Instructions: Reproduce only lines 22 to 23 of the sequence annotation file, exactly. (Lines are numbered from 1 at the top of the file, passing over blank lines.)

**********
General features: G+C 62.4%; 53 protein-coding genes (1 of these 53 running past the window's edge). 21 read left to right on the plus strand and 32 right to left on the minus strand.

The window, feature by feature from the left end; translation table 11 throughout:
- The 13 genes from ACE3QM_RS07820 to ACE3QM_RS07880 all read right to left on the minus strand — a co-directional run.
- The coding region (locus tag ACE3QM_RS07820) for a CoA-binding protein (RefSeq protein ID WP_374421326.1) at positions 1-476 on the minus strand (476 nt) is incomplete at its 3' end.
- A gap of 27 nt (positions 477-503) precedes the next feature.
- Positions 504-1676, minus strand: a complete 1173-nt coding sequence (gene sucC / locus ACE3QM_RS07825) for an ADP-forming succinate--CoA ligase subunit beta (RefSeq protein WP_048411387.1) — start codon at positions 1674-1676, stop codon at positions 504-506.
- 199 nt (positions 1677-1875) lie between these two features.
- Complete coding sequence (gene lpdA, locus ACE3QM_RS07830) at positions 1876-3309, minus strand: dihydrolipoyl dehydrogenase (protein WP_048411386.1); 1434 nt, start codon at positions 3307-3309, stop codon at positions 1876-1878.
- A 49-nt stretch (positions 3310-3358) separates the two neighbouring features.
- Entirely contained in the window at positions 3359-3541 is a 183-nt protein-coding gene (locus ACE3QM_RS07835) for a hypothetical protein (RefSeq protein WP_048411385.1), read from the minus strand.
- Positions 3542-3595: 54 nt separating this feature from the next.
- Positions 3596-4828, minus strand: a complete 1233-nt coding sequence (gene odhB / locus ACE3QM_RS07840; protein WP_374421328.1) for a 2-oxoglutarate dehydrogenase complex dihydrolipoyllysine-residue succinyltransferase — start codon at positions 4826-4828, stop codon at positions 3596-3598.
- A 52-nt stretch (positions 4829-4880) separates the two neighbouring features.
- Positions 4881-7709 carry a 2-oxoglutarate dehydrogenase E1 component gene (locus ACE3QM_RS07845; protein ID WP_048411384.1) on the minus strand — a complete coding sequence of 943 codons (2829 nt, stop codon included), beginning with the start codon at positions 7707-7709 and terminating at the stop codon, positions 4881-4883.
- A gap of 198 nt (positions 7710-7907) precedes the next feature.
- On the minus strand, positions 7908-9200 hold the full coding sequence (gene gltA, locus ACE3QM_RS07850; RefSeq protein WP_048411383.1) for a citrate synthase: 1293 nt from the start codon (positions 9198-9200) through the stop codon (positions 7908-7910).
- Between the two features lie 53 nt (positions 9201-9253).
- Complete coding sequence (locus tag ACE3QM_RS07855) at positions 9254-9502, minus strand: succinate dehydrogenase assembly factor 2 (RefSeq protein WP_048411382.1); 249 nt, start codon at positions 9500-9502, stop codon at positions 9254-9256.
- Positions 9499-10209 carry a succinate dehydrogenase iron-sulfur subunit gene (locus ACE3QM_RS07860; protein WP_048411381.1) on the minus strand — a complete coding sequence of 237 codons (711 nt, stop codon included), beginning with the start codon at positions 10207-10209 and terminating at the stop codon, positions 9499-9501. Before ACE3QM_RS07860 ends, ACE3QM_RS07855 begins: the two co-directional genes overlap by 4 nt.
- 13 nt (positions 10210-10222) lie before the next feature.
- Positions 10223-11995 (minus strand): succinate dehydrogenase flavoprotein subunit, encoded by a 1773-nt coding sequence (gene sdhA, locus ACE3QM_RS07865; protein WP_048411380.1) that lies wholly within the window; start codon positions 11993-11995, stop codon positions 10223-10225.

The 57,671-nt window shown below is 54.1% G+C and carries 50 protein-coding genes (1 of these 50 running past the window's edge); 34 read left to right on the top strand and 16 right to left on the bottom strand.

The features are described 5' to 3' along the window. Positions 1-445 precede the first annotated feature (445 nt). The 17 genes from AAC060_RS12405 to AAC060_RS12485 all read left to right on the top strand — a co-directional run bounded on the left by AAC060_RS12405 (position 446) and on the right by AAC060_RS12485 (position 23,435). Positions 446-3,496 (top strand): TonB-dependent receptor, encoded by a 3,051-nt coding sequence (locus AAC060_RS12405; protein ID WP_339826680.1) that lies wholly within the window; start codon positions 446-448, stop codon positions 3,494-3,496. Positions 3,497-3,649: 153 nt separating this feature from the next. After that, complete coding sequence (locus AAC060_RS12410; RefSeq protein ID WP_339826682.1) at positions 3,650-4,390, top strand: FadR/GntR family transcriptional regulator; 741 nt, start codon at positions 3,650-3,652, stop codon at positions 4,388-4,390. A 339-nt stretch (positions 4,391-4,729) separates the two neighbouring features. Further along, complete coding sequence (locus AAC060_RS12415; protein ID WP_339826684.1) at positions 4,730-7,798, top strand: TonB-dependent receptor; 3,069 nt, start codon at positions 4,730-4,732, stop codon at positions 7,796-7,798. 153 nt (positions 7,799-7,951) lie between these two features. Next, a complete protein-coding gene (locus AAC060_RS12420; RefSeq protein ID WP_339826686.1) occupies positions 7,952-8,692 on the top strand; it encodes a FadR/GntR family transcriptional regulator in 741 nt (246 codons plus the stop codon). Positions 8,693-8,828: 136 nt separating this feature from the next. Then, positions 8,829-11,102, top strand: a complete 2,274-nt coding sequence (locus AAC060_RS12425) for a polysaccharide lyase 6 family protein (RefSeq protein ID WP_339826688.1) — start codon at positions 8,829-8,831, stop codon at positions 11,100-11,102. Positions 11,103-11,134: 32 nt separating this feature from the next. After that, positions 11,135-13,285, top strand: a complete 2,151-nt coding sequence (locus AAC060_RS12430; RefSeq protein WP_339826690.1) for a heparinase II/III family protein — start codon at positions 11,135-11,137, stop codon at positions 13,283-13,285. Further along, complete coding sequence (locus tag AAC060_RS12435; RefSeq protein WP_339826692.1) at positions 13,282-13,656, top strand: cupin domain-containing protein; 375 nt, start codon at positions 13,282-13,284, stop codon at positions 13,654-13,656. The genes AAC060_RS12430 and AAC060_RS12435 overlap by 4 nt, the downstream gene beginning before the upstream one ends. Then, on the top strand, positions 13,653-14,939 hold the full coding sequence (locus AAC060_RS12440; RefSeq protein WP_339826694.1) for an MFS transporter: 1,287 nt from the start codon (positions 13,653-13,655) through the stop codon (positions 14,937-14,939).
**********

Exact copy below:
The 57,671-nt window shown below is 54.1% G+C and carries 50 protein-coding genes (1 of these 50 running past the window's edge); 34 read left to right on the top strand and 16 right to left on the bottom strand.

The features are described 5' to 3' along the window. Positions 1-445 precede the first annotated feature (445 nt). The 17 genes from AAC060_RS12405 to AAC060_RS12485 all read left to right on the top strand — a co-directional run bounded on the left by AAC060_RS12405 (position 446) and on the right by AAC060_RS12485 (position 23,435). Positions 446-3,496 (top strand): TonB-dependent receptor, encoded by a 3,051-nt coding sequence (locus AAC060_RS12405; protein ID WP_339826680.1) that lies wholly within the window; start codon positions 446-448, stop codon positions 3,494-3,496. Positions 3,497-3,649: 153 nt separating this feature from the next. After that, complete coding sequence (locus AAC060_RS12410; RefSeq protein ID WP_339826682.1) at positions 3,650-4,390, top strand: FadR/GntR family transcriptional regulator; 741 nt, start codon at positions 3,650-3,652, stop codon at positions 4,388-4,390. A 339-nt stretch (positions 4,391-4,729) separates the two neighbouring features. Further along, complete coding sequence (locus AAC060_RS12415; protein ID WP_339826684.1) at positions 4,730-7,798, top strand: TonB-dependent receptor; 3,069 nt, start codon at positions 4,730-4,732, stop codon at positions 7,796-7,798. 153 nt (positions 7,799-7,951) lie between these two features. Next, a complete protein-coding gene (locus AAC060_RS12420; RefSeq protein ID WP_339826686.1) occupies positions 7,952-8,692 on the top strand; it encodes a FadR/GntR family transcriptional regulator in 741 nt (246 codons plus the stop codon). Positions 8,693-8,828: 136 nt separating this feature from the next. Then, positions 8,829-11,102, top strand: a complete 2,274-nt coding sequence (locus AAC060_RS12425) for a polysaccharide lyase 6 family protein (RefSeq protein ID WP_339826688.1) — start codon at positions 8,829-8,831, stop codon at positions 11,100-11,102. Positions 11,103-11,134: 32 nt separating this feature from the next. After that, positions 11,135-13,285, top strand: a complete 2,151-nt coding sequence (locus AAC060_RS12430; RefSeq protein WP_339826690.1) for a heparinase II/III family protein — start codon at positions 11,135-11,137, stop codon at positions 13,283-13,285. Further along, complete coding sequence (locus tag AAC060_RS12435; RefSeq protein WP_339826692.1) at positions 13,282-13,656, top strand: cupin domain-containing protein; 375 nt, start codon at positions 13,282-13,284, stop codon at positions 13,654-13,656. The genes AAC060_RS12430 and AAC060_RS12435 overlap by 4 nt, the downstream gene beginning before the upstream one ends. Then, on the top strand, positions 13,653-14,939 hold the full coding sequence (locus AAC060_RS12440; RefSeq protein WP_339826694.1) for an MFS transporter: 1,287 nt from the start codon (positions 13,653-13,655) through the stop codon (positions 14,937-14,939).